16 September 2013 – The global installed base of renewable energy sources is estimated to reach 2,055 GW in 2030, growing at a Compound Annual Growth Rate (CAGR) of 8.2% from 2013 to 2030. However, thermal energy will continue to be the dominant source of power generation for the foreseeable future, according to the latest forecast from research and consulting firm GlobalData. Although countries are shifting towards the use of alternative energy resources, thermal capacity is expected to increase from 3,628 GW in 2013 to 5,833 GW by 2030, at a CAGR of 2.8%.
In 2012, it was estimated that more than 70% of India’s power generation came from coal alone, while this accounted for 78% of China’s energy sources in the same year. Additionally, there has been a global surge in the production of gas, especially shale gas, which is being driven by the discovery of new reserves in the US and the UK. The natural gas capacity is expected to rise from approximately 1,416 GW in 2012 to 1,861 GW in 2020, at a CAGR of 3.5%.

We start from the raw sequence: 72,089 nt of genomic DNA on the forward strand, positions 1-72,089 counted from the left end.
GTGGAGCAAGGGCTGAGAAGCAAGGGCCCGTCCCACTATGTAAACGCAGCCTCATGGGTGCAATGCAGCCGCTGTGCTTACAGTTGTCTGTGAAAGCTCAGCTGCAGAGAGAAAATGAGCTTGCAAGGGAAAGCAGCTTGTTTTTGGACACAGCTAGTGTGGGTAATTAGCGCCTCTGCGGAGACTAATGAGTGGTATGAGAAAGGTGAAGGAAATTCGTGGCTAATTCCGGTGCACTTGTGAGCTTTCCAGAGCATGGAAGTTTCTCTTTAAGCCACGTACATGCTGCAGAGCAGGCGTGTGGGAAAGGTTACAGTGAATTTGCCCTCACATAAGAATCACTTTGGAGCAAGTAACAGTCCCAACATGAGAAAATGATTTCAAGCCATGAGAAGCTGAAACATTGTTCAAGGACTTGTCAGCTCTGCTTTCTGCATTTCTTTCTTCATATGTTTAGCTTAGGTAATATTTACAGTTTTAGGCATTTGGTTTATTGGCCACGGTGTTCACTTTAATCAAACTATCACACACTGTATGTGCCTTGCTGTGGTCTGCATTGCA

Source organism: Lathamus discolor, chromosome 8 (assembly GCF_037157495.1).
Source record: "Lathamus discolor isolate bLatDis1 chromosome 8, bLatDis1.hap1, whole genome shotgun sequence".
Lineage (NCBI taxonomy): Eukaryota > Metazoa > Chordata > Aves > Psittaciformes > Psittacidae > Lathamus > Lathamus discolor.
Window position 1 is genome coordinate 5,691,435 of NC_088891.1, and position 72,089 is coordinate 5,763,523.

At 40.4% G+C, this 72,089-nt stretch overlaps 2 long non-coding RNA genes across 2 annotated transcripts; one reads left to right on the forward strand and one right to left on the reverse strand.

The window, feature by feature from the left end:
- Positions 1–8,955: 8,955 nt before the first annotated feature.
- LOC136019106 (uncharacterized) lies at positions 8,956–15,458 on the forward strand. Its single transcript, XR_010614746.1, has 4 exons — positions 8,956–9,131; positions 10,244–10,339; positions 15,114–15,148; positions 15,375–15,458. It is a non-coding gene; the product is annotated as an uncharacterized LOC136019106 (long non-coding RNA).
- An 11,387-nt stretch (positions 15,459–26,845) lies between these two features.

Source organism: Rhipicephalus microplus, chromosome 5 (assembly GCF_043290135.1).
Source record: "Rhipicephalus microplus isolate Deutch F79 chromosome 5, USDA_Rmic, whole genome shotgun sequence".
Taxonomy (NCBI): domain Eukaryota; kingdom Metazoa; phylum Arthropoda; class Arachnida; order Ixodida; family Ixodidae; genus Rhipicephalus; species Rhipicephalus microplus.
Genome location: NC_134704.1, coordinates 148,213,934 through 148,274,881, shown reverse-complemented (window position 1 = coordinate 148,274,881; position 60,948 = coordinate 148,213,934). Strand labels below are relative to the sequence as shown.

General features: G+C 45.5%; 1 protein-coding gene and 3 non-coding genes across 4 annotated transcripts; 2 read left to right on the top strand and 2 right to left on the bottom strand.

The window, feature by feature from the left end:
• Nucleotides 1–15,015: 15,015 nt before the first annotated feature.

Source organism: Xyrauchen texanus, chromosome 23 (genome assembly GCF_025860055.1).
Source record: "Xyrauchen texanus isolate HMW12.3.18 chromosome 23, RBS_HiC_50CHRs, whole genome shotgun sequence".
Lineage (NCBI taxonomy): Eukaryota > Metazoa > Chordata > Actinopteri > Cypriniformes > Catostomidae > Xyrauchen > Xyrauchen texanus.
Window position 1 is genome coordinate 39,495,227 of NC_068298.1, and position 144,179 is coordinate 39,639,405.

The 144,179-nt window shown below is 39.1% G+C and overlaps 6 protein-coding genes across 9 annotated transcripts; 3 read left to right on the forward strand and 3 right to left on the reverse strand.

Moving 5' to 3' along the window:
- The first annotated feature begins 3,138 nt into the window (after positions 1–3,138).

Sayani Roy Nath, GlobalData’s analyst covering power, says, “The increasing use of gas as a source of power generation has positively affected the power sector worldwide. This discovery has not only helped reduce the import dependency of various countries, but also promoted project finance. This is thanks to countries shifting away from coal towards natural gas for power generation, and therefore requiring financing to support the development of natural gas-fired power plants.”
To transmit the energy produced, countries are also investing in smart grid technologies. In 2012, the global expenditure in smart grids reached US$13.9 billion, with the US and China leading in the number of installations. However, power theft continues to be a major issue, harming the development of the power sector in many countries.
“Because of the growth of renewable sources in the power mix and the existing concerns regarding energy efficiency, there is an urgent need to update the aging infrastructure and introduce efficient integration of power demand and supply,” Nath concludes.